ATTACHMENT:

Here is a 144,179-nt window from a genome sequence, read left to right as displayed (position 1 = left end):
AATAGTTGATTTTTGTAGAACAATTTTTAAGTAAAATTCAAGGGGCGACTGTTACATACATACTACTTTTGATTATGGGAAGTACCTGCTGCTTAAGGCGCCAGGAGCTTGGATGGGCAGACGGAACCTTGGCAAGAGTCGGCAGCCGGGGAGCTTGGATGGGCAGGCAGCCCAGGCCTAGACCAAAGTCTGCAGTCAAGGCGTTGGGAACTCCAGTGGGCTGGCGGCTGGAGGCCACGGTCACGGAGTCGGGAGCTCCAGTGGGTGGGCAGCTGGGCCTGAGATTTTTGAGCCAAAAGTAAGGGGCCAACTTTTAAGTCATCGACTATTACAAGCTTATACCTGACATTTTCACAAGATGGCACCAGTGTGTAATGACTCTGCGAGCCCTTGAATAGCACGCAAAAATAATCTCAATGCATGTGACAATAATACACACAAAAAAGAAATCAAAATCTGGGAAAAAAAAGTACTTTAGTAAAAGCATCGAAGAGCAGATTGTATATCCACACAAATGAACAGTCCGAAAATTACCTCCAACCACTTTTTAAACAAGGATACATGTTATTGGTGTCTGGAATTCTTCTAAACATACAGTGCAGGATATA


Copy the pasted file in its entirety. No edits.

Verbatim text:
Here is a 144,179-nt window from a genome sequence, read left to right as displayed (position 1 = left end):
AATAGTTGATTTTTGTAGAACAATTTTTAAGTAAAATTCAAGGGGCGACTGTTACATACATACTACTTTTGATTATGGGAAGTACCTGCTGCTTAAGGCGCCAGGAGCTTGGATGGGCAGACGGAACCTTGGCAAGAGTCGGCAGCCGGGGAGCTTGGATGGGCAGGCAGCCCAGGCCTAGACCAAAGTCTGCAGTCAAGGCGTTGGGAACTCCAGTGGGCTGGCGGCTGGAGGCCACGGTCACGGAGTCGGGAGCTCCAGTGGGTGGGCAGCTGGGCCTGAGATTTTTGAGCCAAAAGTAAGGGGCCAACTTTTAAGTCATCGACTATTACAAGCTTATACCTGACATTTTCACAAGATGGCACCAGTGTGTAATGACTCTGCGAGCCCTTGAATAGCACGCAAAAATAATCTCAATGCATGTGACAATAATACACACAAAAAAGAAATCAAAATCTGGGAAAAAAAAGTACTTTAGTAAAAGCATCGAAGAGCAGATTGTATATCCACACAAATGAACAGTCCGAAAATTACCTCCAACCACTTTTTAAACAAGGATACATGTTATTGGTGTCTGGAATTCTTCTAAACATACAGTGCAGGATATA